Melvin had been asked to respond to Greinke's comments from the day before, when the right-hander said he would not hire an agent "for a while" because "there's no reason to have one at the moment."

"I don't read too much into that," Melvin said.

Melvin declined to say where talks currently stand with Greinke, who was previously repped by CAA Sports.

Other under-30 starting pitchers due to reach free agency following the 2012 season are the Phillies' Cole Hamels, the Giants' Matt Cain, the Nationals' Edwin Jackson and the Brewers' Shaun Marcum.

Lineup options lead with Weeks, Hart

PHOENIX -- Brewers manager Ron Roenicke is already sketching out lineups, and they all have second baseman Rickie Weeks or right fielder Corey Hart in the leadoff hole.

"I thought they both were very good at it last year," Roenicke said. "We talk about them not being the prototypical leadoff man, but I saw both of them, for me, succeed at that job. I think any way we go is fine."

Roenicke prefers center fielder Nyjer Morgan in the two-hole, where he can bunt and move runners over. Then comes left fielder Ryan Braun, assuming he's not suspended to start the season, and new cleanup hitter Aramis Ramirez. Weeks or Hart would hit fifth, and Roenicke said he's not concerned about three right-handers hitting in succession in the middle of the order.

The rest of the lineup could hinge on how first baseman Mat Gamel handles his big break. Gamel could hit as high as sixth or as low as eighth, said Roenicke, who wants to break in the 26-year-old in a low-pressure spot while he establishes himself. Shortstop Alex Gonzalez and catcher Jonathan Lucroy will fill in around Gamel.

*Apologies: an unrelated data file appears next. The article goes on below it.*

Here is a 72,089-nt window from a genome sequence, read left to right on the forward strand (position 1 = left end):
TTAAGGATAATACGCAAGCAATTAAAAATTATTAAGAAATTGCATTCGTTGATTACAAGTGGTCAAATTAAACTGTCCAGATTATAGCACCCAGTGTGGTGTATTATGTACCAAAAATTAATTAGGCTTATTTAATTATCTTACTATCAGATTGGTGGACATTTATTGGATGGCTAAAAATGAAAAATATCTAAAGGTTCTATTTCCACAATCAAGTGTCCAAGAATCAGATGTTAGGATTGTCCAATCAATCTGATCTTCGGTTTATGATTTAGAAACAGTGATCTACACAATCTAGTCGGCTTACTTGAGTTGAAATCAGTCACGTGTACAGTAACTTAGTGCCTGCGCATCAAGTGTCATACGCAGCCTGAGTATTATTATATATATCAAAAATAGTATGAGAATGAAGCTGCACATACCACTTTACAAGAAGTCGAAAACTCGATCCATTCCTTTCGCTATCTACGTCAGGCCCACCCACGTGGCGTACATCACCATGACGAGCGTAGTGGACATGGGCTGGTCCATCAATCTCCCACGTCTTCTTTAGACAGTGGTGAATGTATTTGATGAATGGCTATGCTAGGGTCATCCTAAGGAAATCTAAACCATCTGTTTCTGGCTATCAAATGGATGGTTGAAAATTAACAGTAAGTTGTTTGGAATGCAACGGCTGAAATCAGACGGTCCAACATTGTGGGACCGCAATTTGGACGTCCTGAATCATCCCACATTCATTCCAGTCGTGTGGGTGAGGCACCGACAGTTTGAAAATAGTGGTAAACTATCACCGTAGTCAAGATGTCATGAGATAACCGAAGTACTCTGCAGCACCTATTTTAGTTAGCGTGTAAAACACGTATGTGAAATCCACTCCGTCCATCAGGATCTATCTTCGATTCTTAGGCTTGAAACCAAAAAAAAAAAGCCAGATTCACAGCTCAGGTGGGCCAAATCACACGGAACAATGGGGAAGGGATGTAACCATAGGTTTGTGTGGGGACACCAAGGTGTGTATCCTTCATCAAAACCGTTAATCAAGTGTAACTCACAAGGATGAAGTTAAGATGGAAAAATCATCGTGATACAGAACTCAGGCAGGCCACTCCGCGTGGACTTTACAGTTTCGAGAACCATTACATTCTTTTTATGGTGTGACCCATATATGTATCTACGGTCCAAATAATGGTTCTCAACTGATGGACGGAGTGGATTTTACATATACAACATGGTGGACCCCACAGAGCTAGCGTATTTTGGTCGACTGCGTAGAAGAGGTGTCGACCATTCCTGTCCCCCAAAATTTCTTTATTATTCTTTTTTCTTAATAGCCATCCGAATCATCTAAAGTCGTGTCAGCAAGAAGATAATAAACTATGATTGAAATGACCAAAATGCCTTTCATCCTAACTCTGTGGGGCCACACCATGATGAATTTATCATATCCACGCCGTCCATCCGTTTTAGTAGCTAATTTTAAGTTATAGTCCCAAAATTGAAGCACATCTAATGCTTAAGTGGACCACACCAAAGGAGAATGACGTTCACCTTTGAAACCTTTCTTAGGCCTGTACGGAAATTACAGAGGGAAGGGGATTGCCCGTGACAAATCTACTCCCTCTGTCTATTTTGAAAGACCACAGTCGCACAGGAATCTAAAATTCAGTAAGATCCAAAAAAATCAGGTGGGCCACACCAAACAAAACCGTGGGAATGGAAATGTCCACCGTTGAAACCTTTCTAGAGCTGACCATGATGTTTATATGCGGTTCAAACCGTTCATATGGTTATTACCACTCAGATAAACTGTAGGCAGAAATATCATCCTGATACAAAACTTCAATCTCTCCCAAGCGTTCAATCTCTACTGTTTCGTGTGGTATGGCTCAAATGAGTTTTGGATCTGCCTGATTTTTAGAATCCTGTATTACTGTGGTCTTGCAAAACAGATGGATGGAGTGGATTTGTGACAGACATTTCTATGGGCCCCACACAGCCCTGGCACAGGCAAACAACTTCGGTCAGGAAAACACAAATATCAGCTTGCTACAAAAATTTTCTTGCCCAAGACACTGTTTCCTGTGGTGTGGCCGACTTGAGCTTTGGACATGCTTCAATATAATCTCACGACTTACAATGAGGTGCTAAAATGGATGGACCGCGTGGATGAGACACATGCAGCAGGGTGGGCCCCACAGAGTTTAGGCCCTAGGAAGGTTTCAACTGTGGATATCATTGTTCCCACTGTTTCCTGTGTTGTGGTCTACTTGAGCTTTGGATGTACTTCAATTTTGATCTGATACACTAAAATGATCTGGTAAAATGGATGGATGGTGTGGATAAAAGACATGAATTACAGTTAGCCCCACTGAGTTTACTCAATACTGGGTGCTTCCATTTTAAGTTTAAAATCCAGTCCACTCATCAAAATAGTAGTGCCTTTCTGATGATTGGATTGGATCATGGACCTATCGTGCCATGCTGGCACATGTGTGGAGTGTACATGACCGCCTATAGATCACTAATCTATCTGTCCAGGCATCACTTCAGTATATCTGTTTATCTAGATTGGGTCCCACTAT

Roenicke plans to give Gamel more Spring Training at-bats than most of the other regulars.

"Whatever it takes for me to get him mentally confident in knowing he can hit at the big league level, that's our aim," Roenicke said.

There is plenty of time to make decisions. The Braun situation remains unsettled, and the Brewers do not play their first Spring Training game until March 4.

Last call

• Left-hander Jed Bradley, No. 97 on MLB.com's Top 100 prospects list, is nursing a minor groin strain, Brewers manager Ron Roenicke said. He threw on flat ground Monday, and the setback is not considered serious. Bradley was also delayed at the start of last year's Arizona Fall League by a groin tweak. Bradley is the only pitcher in camp limited by an injury, Roenicke said.

• Right-hander Brandon Kintzler agreed to terms on a 2012 contract, leaving five unsigned players with three or fewer years of big league service. They are catcher Jonathan Lucroy and pitchers John Axford, Zach Braddock, Mike Fiers and Chris Narveson.

• The Brewers have scheduled a Thursday morning press conference to introduce Japanese import Norichika Aoki.

• Correcting an item published Monday, a Brewers official said that right-hander Mark Rogers was granted a fourth Minor League option this winter and thus has one remaining. That means the Brewers can option Rogers to a Minor League affiliate once he finishes serving his 25-game suspension for a banned stimulant.